Video screenshot

During the film, I noticed that the man standing next to me was tearing up a bit; sniffling. I looked at him a second time. It was Barrett himself! But in the 30 or so feet between us and the podium, he’d gathered himself completely, enough to introduce yet another film, this one about Santorum, and somewhat more conventional. But only somewhat. It was at least devoted to his glory. But it featured testimonials from his many children, rather than from the usual array of “regular” Americans.

This has all happened from 7:30 until around 8:00. Barrett reappeared at the podium, said Santorum will be the next president of the United States, blah blah blah, and on comes the man. It’s 8:05.

I suppose I should say that obviously I find his politics twisted and dangerous. And there are certain ethical questions that no one has bothered to raise because he’s not really important enough. I literally wouldn’t vote for him if I were in a Twilight Zone episode and he were the only person on the ballot. And yet I think: if he were a liberal, he’d be pretty close to being my kind of guy. He’s consistent (you haven’t heard anyone accuse him of flip-flopping), he appears to care about the lives of working-class people, and while he mouths a few platitudes, you can tell he doesn’t like it.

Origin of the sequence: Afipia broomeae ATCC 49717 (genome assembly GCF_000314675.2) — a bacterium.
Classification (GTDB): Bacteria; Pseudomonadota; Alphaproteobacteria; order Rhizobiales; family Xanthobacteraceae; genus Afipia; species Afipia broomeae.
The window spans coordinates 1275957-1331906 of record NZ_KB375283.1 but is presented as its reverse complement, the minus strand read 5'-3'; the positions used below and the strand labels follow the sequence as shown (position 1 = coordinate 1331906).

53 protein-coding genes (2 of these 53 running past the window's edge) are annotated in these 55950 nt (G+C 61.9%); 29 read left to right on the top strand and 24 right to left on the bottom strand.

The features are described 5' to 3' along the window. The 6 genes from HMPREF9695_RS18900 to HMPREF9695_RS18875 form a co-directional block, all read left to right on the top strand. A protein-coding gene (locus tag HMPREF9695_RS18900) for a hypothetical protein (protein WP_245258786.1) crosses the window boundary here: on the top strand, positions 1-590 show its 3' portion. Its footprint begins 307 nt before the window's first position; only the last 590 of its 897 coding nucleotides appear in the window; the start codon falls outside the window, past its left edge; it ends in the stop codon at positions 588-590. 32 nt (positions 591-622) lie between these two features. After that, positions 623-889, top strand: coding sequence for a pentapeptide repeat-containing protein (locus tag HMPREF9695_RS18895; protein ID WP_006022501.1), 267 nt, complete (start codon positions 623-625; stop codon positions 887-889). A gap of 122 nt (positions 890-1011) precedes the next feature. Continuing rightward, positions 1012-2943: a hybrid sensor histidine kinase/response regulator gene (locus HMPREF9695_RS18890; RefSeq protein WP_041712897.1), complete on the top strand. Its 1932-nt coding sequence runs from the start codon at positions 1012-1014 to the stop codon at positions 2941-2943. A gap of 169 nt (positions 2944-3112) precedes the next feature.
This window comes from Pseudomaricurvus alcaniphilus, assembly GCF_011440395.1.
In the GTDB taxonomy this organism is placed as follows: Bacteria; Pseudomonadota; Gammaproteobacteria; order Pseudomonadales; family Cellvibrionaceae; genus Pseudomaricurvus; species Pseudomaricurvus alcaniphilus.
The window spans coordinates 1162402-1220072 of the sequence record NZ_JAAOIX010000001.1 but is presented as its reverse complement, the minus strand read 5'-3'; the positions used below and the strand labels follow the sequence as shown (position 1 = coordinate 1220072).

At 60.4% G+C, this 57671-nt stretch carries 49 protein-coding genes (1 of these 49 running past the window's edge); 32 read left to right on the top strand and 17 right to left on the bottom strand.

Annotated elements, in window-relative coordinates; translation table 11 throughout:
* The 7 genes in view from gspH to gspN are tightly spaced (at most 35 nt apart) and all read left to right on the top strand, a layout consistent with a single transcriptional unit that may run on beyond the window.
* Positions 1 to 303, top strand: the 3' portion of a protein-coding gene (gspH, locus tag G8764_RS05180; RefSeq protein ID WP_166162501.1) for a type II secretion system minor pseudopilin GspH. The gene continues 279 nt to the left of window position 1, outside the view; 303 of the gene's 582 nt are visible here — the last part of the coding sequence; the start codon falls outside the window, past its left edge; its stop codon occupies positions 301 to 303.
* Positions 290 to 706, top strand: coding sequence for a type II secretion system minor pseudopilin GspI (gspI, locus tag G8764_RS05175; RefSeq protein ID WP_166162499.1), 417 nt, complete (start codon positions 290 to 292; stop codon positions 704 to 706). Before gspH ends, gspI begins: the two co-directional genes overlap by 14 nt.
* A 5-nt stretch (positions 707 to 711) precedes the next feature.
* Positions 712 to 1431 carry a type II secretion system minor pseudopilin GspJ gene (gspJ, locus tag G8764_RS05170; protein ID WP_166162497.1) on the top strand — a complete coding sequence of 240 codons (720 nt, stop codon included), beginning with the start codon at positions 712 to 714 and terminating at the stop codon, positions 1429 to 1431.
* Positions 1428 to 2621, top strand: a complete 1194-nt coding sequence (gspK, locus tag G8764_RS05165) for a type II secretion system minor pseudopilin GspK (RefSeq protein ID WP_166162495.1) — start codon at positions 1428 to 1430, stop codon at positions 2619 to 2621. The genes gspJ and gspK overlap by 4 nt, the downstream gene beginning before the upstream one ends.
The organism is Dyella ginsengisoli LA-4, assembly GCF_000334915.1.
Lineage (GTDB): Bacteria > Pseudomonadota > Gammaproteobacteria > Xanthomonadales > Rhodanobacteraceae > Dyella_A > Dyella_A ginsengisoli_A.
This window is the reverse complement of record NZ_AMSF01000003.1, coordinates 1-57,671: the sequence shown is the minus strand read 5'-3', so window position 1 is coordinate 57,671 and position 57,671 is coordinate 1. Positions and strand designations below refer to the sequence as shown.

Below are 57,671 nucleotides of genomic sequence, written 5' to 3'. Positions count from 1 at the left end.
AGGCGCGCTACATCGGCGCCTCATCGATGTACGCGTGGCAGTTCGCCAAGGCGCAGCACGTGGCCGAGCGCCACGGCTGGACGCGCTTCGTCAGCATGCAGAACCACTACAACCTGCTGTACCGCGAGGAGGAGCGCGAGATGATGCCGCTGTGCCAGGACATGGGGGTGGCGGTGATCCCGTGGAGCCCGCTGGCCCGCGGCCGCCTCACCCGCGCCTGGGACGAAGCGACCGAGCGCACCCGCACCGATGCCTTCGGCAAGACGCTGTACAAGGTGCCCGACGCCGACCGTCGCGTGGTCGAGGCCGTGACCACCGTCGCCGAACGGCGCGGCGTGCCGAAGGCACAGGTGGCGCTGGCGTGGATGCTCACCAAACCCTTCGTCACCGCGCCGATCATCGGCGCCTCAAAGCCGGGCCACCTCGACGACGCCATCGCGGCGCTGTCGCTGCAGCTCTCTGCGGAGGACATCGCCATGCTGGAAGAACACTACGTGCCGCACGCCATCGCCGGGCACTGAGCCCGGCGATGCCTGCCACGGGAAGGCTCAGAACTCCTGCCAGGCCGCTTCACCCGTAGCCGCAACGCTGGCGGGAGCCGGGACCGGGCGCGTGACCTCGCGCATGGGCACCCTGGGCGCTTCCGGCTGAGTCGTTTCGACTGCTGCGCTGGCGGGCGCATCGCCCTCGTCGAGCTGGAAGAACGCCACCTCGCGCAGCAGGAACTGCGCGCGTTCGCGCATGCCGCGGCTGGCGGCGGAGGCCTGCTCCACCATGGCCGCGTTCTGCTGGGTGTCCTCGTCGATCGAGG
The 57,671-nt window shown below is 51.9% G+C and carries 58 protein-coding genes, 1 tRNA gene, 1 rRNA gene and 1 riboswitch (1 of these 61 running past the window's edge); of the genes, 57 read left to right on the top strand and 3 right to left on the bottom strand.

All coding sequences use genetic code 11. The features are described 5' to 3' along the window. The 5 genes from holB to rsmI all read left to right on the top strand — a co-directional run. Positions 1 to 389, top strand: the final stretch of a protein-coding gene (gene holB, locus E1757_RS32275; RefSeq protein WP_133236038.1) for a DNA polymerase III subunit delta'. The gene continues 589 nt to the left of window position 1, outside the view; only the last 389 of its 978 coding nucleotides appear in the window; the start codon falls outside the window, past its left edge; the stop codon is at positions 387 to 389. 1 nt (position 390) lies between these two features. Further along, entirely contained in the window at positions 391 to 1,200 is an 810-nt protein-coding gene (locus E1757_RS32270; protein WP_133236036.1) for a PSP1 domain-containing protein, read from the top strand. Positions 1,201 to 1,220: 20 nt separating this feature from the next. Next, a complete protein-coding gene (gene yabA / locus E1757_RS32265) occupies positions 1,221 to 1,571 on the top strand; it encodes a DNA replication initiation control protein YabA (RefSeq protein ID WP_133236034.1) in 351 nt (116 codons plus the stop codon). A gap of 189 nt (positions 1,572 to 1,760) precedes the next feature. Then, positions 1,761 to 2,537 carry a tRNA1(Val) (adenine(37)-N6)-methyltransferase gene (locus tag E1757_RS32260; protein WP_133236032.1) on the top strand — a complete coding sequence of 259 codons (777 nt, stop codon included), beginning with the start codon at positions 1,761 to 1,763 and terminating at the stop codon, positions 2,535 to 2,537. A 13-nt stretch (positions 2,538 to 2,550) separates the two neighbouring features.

He had been on a cable show that day, and the host had likened the three plausible GOP candidates (minus you-know-who; sorry) to the Three Bears. Santorum took great delight in this idea—pretty apt, one must admit—that one candidate was too cool, another way too hot, and the third (him) juuuust right. His sweater vests now have “Rick Santorum” embroidered into them, but he came armed with a decent line about it, too. “If you were in the dance hall and you were a young lady, you’d probably walk by the guy in the sweater vest,” he said. “He probably has a pocket protector too!” But, after the dances with the other bears, “He’s the guy you can trust.”

The speech was just getting to dwell on politics for too long when he switched to substance. And instead of saying, “There are just eight vital issues I want to discuss,” as most of them do, he talked about only one thing: Iran. In 10 minutes, he was done. They gave him an award, the Nathan Hale something or other, physically embodied by a mounted musket, for which he’ll need, well, more wall space than I have (which, according to reports, he has).

I literally wouldn’t vote for Santorum if I were in a Twilight Zone episode and he were the only person on the ballot. And yet I think: if he were a liberal, he’d be pretty close to being my kind of guy.

This was a room of 200 or so people; 250 counting cadets. There was no way to pad it. You bought a ticket or you didn’t. In other words, it was not a massive, final-night campaign event. Rather it was a debt paid to a place that’s been good to him. I’m sure that part of him would rather have been speaking to a larger crowd in a part of the state that’s going to be better for him. But I think it’s kind of honorable that his last public event, not only of the South Carolina campaign but maybe the campaign period, was this low-ish key and only partly political event.

I couldn’t care less whether Santorum lasts past South Carolina. What I do care about is seeing a spark of feeling in politics that goes beyond ideology and beyond even “commitment,” but into a place where our political selves and our real and full human selves collide. It is a far rarer sight than you’d think. Or maybe it isn’t far rarer than you’d think. Whichever the case, I saw it Friday night, and I wish it weren’t so rare.